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Avril Brown Presents:

Shana tova, my Jewish readers!

For those of you who don’t habla Hebrew, ‘shana tova’ essentially translates to ‘happy new year’ or ‘a good year.’ This week was Rosh Hashanah, the Jewish New Year. Or what I like to call one of the best meals EVER.

My father’s side of the family is Catholic and my mother’s is Jewish, so growing up there were plenty of family holiday gatherings to attend. Not having spent too much time in church or temple, holidays for me aren’t really about religion and rituals, but rather eating delicious food and spending time with the people I love.

I am one of the lucky ones; namely I have a pretty damn cool family. Both sides are sharp-witted, talented, caring people and a blast to hang out with. Some of the best times I’ve ever had have been during the holidays, surrounded by my family.

This week the maternal side is up as the High Holiday’s kick in gear with Rosh Hashanah dinner. Every year we gather at my aunt and uncle’s house for family, food and fun. That side of the family certainly has grown over the years to the point where even their sizable furnished basement is bursting with bodies. A swarm of little ones run around like they’ve been chugging espressos, and thus far have thankfully upheld their pinky promise to quit spitting in my hair. My uncle tells the same joke every year (“I keep writing 5768 on all my checks!”), and we all laugh every year, just happy to be there and hearing it one more time. Everyone marvels at my father, quite often the only Catholic boy at the table, heaping the horseradish onto his gefilte fish while my mother gives him a look that clearly shouts, “I can’t believe you’re eating that.” (Occasionally she bypasses the look and goes straight to vocal expression.)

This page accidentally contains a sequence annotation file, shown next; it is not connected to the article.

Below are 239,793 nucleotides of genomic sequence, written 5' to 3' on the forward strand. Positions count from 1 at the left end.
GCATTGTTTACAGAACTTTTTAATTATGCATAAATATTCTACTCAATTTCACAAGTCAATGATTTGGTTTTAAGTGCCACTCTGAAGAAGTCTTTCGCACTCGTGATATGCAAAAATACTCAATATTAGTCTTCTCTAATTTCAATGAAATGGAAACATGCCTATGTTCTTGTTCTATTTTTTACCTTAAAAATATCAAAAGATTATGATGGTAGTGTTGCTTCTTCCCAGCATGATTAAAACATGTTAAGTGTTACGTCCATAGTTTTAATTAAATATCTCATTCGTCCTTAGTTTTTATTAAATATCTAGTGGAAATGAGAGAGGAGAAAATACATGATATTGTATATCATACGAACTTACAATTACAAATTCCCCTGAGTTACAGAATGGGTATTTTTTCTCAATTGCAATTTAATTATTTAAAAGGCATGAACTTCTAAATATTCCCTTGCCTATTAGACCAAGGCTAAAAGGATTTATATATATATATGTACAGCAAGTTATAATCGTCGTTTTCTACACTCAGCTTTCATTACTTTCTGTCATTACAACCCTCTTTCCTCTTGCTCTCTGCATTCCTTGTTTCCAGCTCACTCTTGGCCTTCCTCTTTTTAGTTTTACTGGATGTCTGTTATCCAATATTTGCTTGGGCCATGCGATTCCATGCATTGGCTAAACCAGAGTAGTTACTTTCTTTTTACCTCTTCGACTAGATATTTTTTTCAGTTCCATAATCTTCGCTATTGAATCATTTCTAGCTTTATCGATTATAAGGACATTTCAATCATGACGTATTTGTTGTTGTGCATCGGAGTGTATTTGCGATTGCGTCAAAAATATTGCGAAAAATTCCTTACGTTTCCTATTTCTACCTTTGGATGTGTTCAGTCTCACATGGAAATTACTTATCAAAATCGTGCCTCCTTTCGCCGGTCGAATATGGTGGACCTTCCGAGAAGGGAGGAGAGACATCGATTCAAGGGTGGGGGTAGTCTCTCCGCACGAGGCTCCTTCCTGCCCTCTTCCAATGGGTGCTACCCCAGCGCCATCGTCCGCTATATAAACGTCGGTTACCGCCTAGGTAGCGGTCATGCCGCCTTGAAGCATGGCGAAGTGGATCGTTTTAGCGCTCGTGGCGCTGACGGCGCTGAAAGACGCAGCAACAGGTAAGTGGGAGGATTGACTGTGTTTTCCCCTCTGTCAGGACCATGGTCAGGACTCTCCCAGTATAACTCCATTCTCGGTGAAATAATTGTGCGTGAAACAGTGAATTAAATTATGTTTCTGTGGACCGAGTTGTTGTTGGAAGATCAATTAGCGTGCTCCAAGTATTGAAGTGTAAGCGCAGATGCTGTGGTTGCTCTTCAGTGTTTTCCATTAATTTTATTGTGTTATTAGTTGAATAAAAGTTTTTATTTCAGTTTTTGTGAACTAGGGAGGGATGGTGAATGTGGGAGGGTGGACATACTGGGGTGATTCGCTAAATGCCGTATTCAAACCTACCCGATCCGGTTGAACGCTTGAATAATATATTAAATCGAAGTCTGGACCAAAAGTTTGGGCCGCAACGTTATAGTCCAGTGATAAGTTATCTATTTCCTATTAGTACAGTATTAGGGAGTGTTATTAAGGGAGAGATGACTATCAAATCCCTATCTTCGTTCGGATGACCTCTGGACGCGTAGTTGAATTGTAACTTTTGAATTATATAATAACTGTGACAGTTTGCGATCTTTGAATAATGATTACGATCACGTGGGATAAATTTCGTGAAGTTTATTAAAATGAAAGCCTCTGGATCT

Some of my favorite comic issues ever written are twenty-two pages of super-powered beings just hanging together at their state-of-the-art mansion. I don’t have to be on the edge of my seat in excitement, wondering if Wolverine and Colossus are going to use their trademark fastball special to bring down a fleet of sentinels. Seeing a tearful Rogue cling to her Cajun boyfriend, thanking him for a beautiful Christmas gift, can be as equally thrilling as tackling the latest mutant terrorist.

By all means a superhero book should have super people kicking ass and taking names, but time should be taken to tell a holiday tale of family wackiness. Many books do a Christmas special, but how often do they touch on other holidays? Kitty Pride from the X-Men is Jewish, but I don’t recall ever seeing her sit down for a Passover Seder or a Rosh Hashanah dinner with either her mutant or blood families.

Give me an issue where Marvel’s mightiest meshuggunahs break challah and barter for two matzo balls and no carrots in their soup. Show me which kugel Kitty goes for: raisins or plain. Put Wolverine in charge of slicing the brisket. Leave off the heart-pounding action once in a while and demonstrate that our beloved heroes are more than a team, they’re family, and a multi-cultural family at that.

Not everyone has a big, loud, colorful and slightly crazy family to have a laugh with on the holidays, which is why it is so important to include scenes like these in comics. To have an example, even a fictional one, that such scenes exist, can be comforting, familiar and even inspirational. So Happy New Year to all, and party like it’s 5699!


Avril Brown



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